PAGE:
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Christmas is getting harder to dodge as a topic, and I may have outwritten that one. I think I have columns running right past that date. Either way, allow me to indulge in a favorite Christmas memory involving my brother Paul, who died in 2003.

In the late 1950s and early ’60s our largish family of ten lived in River Forest, Illinois, at the time the fifth wealthiest suburb of Chicago. My father was doing well in the advertising business, which explained a large Catholic Italian family living among so many “Lace Curtain Irish” as they called themselves. Around the age of eight or nine, Paul, being three years younger, we would collect one of our Uncle George’s many Seagram’s Crown Royal bags made of purple velvet with gold script lettering and tied at the neck with gold-colored twine. Paul and I figured this was a suitable container for our savings account that we converted to silver doubloons. The doubloons were silver dollars from the bank, and we once collected as many as 24 of them, remnants of a year’s allowance not spent on toy flintlock pistols, paperback books, and the like.

The week before Christmas we would embark on a train adventure from River Forest to the Loop in Chicago. Before that first stop in Chicago, we would get off at an elevated platform in Oak Park. I cannot recall our particular fascination with that suburb (surely I was too young to associate Ernest Hemingway with the place), but I suspect it was because we knew of a certain discount jewelry house along a main drag, probably Lake Street, where we could buy, cheaply, many of the baubles and gewgaws we were convinced women loved. Earrings, rings, necklaces with (impossibly) the giant fruit (pearls!) of Jules Verne’s monstrous sea clams, brooches and pendants bearing pictures of an obscure Regency aristocrat, current popes, Eleanor Roosevelt. I remember these. My mother loved Eleanor Roosevelt, and if she kept them she would have amassed at least a dozen of that first lady’s visage stamped onto tissue-like tin and surrounded with rhinestones.

The next stop was Marshall Field’s at some Loop disembarkation point — I’ve forgotten which. Marshall’s was on Lake Street, I believe, possibly State. I remember going up several levels to the book department and ogling the displays of titles, some of which certainly would be mine someday. Adjacent were the best sellers, Throne of Saturn, by Alan Drury; or Silent Spring, by Rachel Carson; On the Beach, Nevil Shute; Seven Days in May, by Knebel, I believe, and Bailey. Possibly The Man in the High Castle by Philip K. Dick. One day I knew I would be among them.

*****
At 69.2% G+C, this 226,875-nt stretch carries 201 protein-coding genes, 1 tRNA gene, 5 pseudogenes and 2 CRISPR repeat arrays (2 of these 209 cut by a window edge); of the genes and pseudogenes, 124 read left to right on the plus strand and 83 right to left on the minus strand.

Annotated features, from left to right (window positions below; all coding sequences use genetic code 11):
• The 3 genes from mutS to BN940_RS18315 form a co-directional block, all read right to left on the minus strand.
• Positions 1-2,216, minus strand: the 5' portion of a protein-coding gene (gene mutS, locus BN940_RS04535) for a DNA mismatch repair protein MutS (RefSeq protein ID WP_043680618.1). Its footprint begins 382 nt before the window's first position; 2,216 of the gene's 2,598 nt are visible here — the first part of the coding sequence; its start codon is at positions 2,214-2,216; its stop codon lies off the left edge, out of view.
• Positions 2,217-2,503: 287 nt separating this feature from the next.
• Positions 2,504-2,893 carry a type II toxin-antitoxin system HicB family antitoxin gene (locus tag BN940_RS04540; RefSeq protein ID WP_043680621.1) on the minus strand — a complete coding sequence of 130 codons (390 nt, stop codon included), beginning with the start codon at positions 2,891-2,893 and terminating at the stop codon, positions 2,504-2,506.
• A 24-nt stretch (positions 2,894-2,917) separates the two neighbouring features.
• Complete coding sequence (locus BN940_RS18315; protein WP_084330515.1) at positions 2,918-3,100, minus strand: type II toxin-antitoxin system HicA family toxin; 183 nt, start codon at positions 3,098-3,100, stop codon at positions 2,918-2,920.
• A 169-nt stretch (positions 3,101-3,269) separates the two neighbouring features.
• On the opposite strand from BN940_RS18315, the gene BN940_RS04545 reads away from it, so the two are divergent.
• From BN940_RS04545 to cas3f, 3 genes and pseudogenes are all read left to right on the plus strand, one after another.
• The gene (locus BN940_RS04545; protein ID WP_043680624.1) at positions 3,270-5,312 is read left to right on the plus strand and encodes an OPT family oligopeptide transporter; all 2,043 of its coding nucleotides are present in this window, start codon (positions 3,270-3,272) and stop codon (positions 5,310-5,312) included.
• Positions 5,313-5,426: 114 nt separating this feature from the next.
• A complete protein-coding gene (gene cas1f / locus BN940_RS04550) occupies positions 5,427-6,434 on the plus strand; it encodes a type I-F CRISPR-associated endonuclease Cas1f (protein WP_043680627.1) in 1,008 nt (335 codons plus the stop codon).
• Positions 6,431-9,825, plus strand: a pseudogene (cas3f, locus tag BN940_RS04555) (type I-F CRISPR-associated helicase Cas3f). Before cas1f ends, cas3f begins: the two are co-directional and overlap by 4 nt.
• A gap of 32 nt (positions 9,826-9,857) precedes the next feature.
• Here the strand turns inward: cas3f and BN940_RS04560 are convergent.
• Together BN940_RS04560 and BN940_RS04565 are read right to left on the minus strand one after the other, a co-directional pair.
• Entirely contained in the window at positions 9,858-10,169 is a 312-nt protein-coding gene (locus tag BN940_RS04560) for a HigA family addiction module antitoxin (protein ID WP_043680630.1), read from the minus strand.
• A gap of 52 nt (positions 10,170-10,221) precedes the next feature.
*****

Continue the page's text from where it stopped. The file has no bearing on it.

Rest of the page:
Adjacent were the LP and 45 rpm records. Paul’s favorite was by Harry Belafonte, which included on the album the song “Please Take My Mother Home.” It was about the Crucifixion, narrated in Belafonte’s powerful voice as both bystander and Jesus. It had been a gift to him from my mother the previous Christmas.

Earlier that year, around Easter, my mother had given the record away because of Paul’s tearful reaction to the song: I think I heard him cryin’ as they were nailin’ in the nails. I think I heard him cryin’ please take my mother home. She never told Paul she had done this, but my brother knew the record was missing and whatever had happened to it my mother would miss it or know of its disappearance. Surely she would not have given it to anyone else as it was her special gift to him. She might even think, in fact it was likely she would assume, Paul had done something irresponsible with it and lost it. I really don’t know what he thought. That day with me at Marshal Field’s, Paul bought a replacement record. I told him nothing about her giving the album away for his sake. His concern was that she would surely miss it no matter what had happened to it. My guess is he was worried that she had been blaming him for months in silent passive aggression; it would not have been unlike her.

Later that week, it was wonderful, awkward, and tearful that the Belafonte appeared beneath the tree with the Marshall Field’s wrap and tag. “To Mom, from Paul.” Nothing was said about its weird provenance.

Twenty-plus years later it was an unexpected ecstasy that I can hardly describe when I saw my first published novel in a stack of a dozen, sitting just where, I believe, Allen Drury’s Advise and Consent had sat, cresting the mountain of novels at that altar of successful stories. had sat, cresting the mountain of novels at that altar of successful stories.

I remember little else about that Christmas of Belafonte and junk jewelry except that I seemed to have the flu, and a thoughtful parent, in spite of the other’s objections, had supplied me with a dozen Classic Comics Illustrated, including Bring ’em Back Alive by Frank Buck; The Count of Monte Cristo and The Prisoner of Zenda as well. There was also a complete set of Civil War soldiers, and I had the Union defeat the Confederacy in every unlikely way.

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